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Goodlife

Lightmaps & Diablo II

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Hi all, I finally got Diablo II, and was studying the lightmapping they do in it. It looks to me like they have three kinds of graphics... the floor graphics, which get lit on a per-pixel basis... the was graphics, which are horizontal strips and get lit by the position of the bottom pixel, and ''whole'' graphics, which are lit in entirety by one point position (usually the bottom center... or, in the case of a tree, the bottom of the trunk). Looks nice. The question I have is, how are they doing it so fast? I wrote a lighting 2d tile-based engine like this about 8 months ago, and I experienced terribly slowdowns because of all the checking to see how bright each point would be (and yes, my vertical objects were in strips, like Diablo II). As far as I can tell, Diablo has two ''layers'' (possibly 3, with a Z layer). The first layer is the light layer, which would just say how bright each vertex would be. The second layer is the view layer, which just contains real pixel info. How are they rendering the two of these together so quickly? When I did it, in machine code, I never got above 20FPS, and that was with crappier lighting than Diablo II. And my other question is... does anyone know offhand if Diablo II''s graphic memory is in video memory, or system? It seems like it can''t be in video, because they are doing fancy-shmancy alpha-blending, which would be a real speed killer in vidmem... but I was wondering if anyone knew for sure. Thanks a million! (BTW... if anyone else is writing a game like Diablo II, with tons and tons of graphics... PLEASE... it is far better to wait for them to load between levels rather than load them ''real time.'' I have gotten killed about fifty times because the game started jittering as it loads new images in). -- Goodlife ----------------------------- Those whom the gods would destroy, they first drive mad. --DirectX design team official motto

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Diablo II uses 3D hardware acceleration for their cool lighting. If you turn off 3D lighting (or go with low quality, not sure how the options present it) you don''t get all the cool looking lighting affects. I don''t have enough 3D experience to know how they do it, but that''s what they''re using to do it fast. That''s really the only way to do it fast.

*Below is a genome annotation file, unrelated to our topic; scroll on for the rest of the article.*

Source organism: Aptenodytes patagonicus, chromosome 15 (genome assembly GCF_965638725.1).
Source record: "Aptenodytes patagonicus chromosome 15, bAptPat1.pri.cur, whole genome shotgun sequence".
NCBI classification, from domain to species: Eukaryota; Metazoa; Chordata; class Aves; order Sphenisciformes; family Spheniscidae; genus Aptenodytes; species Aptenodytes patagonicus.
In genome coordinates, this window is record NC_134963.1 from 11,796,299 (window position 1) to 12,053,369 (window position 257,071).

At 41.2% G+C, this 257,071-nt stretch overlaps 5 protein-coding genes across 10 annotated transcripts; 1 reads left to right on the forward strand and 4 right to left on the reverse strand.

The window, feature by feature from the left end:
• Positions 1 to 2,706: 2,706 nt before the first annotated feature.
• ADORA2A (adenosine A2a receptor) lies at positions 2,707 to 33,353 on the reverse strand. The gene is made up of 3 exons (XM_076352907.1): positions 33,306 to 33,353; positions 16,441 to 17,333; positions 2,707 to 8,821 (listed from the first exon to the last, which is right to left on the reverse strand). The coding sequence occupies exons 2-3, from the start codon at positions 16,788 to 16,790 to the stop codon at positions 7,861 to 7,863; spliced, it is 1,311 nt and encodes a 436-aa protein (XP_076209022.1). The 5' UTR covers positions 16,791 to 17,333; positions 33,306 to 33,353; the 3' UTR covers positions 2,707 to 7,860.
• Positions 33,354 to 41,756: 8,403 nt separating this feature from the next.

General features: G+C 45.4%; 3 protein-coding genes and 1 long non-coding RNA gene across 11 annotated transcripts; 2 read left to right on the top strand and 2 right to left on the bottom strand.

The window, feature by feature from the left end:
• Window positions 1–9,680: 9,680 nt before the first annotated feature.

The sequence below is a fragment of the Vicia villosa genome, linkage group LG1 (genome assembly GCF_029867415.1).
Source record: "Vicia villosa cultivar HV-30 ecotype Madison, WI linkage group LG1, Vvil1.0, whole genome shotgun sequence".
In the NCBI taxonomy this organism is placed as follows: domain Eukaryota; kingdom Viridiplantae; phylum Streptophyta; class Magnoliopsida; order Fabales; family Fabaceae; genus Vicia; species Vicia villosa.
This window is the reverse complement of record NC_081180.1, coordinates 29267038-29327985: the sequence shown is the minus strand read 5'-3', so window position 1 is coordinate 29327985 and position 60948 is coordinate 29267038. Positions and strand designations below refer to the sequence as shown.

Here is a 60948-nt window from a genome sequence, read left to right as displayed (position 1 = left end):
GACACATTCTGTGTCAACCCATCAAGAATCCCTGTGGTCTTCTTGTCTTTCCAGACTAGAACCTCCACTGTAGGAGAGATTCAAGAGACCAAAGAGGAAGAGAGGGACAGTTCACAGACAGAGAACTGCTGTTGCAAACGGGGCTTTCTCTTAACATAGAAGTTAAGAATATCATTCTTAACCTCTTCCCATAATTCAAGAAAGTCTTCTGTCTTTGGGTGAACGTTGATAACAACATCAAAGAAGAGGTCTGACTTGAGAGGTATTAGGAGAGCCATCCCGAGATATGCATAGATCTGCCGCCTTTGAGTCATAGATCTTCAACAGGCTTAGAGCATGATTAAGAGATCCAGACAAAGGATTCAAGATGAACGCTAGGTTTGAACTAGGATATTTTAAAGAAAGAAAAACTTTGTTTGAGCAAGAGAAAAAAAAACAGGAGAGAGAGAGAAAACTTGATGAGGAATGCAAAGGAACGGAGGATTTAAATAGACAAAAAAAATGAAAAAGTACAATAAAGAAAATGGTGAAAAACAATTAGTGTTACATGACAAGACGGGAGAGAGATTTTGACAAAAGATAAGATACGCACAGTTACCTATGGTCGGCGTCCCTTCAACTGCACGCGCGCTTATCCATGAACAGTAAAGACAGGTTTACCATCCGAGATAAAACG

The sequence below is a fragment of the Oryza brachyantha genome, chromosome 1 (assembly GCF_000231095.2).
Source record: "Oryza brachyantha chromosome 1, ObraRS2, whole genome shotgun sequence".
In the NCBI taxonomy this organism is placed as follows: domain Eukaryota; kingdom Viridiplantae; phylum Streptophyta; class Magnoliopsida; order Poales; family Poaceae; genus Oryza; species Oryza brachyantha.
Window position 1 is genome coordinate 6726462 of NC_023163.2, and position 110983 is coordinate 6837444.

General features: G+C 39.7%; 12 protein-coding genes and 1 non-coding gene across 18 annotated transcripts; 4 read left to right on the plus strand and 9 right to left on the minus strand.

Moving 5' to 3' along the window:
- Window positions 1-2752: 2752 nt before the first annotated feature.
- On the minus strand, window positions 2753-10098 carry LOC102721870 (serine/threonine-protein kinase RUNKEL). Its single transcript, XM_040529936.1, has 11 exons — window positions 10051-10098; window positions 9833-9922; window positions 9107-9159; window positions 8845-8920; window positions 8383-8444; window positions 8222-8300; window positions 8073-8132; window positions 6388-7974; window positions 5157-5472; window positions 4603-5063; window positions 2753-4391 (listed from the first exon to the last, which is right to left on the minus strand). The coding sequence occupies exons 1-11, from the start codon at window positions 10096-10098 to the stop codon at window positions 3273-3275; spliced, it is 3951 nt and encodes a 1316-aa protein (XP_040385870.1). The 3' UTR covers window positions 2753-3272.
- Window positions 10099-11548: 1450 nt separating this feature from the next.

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They are not lighting things on a per-pixel basis! They only calculate the lighting on the tile corners and then interpolate them across the tile. This process is done with the hardware support and looks perfect if the lighting grid is small enough. If you reduce the detail of the lighting in the options menu, you''ll notice how the light-blotches on the floor will become coarser and coarser. This is because the sampling grid for the light becomes smaller (only 64x64 samples used, instead of 128x128). Of course the numbers are not correct. It''s just to illustrate a point.

Hope someone besides me can understand these ramblings,

MK42

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Also, in software mode Diablo 2 uses the good old 8 bit palettized mode. (I know this because my old video card was a bit ... well, old and sometimes the palette got a bit erratic [isn''t RGB 255-0-255 a nice color?] and I had to Alt-Tab in and out to get my colors back).
Well I''ve thought a bit about what they might be doing:
For the terrain you seem to need two things, regardless of being in a dungeon or not: walls & floor. I''m not sure but I guess you could make all those things with 8 colors (or at worst 16) devoted for floor and ground respectively. Like this:
Colors 0- 7: floor very dark
Colors 8-15: floor quit dark
Colors 16-23: floor normal
Colors 24-31: floor bright (for lightning spells)
Colors 32-39: floor reddened (for fire spells)
and so on.
I think you could be a bit more generous with the colors but I think you get the system. So a darker piece of floor is just:
NormalFloorColor - 8 * DarknessLevel and so on.

However I don''t know for sure how Blizzard does it. What I wrote is what I guessed.

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